Obesity is a serious, costly and all too common problem in the United States. More than 78.6 million Americans are obese, which equates to a shocking one in three adults. Obesity-related conditions, such as stroke, heart disease, type-2 diabetes and certain cancers, are some of the leading causes of preventable death in the United States. What’s more, obesity costs our healthcare system an astounding $147 billion each year.
As healthcare providers, you’re likely familiar with the obesity epidemic in America. You may also be your patients’ number-one supporter when it comes to encouraging their weight loss efforts. Share these tips for weight loss with your patients to help them meet their goals:
- Support: WebMD® recommends weight loss plans with lots of interaction and support. Whether it comes from family and friends or through a weight loss program, a support system can provide patients with advice, motivation, accountability and encouragement.
Hospitals and clinics offering structured weight loss programs should schedule regular meetings—the recommendation is to meet at least 14 times over a six-month period. Be sure to promote any program offerings, dates and times via email, social media and direct mail. You may also want to distribute stretch bands and cool-down scarves with program information.
- Diet: A healthy, well-balanced diet is not only key to weight loss success, it also increases energy and improves mood. If patients wish to start a diet plan, advise them to steer clear of fads and opt instead for a scientifically backed approach. A survey of physicians, clinicians, dieticians and nurse practitioners revealed a list of recommended commercial diets from the following programs: Weight Watchers®, South Beach Diet®, Dash for Health®, Jenny Craig® and Nutrisystem®. Consider sharing these recommendations or others with patients by imprinting them on a Portion Plate or Portion Bowl.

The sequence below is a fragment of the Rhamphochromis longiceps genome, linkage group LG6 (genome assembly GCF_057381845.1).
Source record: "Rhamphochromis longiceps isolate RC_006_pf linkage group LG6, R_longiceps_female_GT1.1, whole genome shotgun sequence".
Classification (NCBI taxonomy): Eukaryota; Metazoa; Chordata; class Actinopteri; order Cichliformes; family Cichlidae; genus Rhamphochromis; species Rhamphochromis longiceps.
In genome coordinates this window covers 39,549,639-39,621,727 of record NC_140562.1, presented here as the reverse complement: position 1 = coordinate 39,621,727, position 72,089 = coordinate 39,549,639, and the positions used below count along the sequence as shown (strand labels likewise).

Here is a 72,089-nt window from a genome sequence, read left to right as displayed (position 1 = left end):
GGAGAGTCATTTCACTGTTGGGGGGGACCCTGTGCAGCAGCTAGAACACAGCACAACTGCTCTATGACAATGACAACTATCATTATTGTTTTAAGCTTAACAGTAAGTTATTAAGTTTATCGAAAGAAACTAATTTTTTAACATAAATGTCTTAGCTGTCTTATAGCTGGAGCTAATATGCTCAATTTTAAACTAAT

- Exercise: The Centers for Disease Control (CDC) recommends 2 hours and 30 minutes of exercise each week. Remind patients that it doesn’t all need to be done at once. A brisk, 30-minute walk a few days a week coupled with two days of strength training will get the job done. Recommend patients plan their activities a week in advance and keep track of progress. A day planner or wellness journal can help track planned versus actual activities, dates and durations.
- Behavior: Behavior change is one of the biggest success indicators when it comes to weight loss. After all, without modification to diet, exercise and lifestyle, patients end up right back where they started. Success starts with setting reasonable goals, monitoring progress, changing false beliefs and checking in regularly with support systems and healthcare providers.Encourage two-way communication with your patients by scheduling check-ins between appointments—online chats and email are convenient ways to communicate. Provide contact information and hours for your nurse line or other healthcare lines on a magnet or clip for easy access.
Remember, weight loss can be a challenging task for patients. With a little support and some proven guidelines, change is possible. Share these tips for weight loss success with your patients to help them move toward a newer, healthier version of themselves.
“Adult Obesity Facts.” Centers for Disease Control and Prevention. N.p., 21 Sept. 2015. Web. Retrieved 09 Apr. 2016.
Carbonell, Diane. “Importance of a Healthy Support System in Weight Loss.” Diane Carbonell Weight Loss Expert. N.p., 09 Sept. 2011. Web. Retrieved 09 Apr. 2016.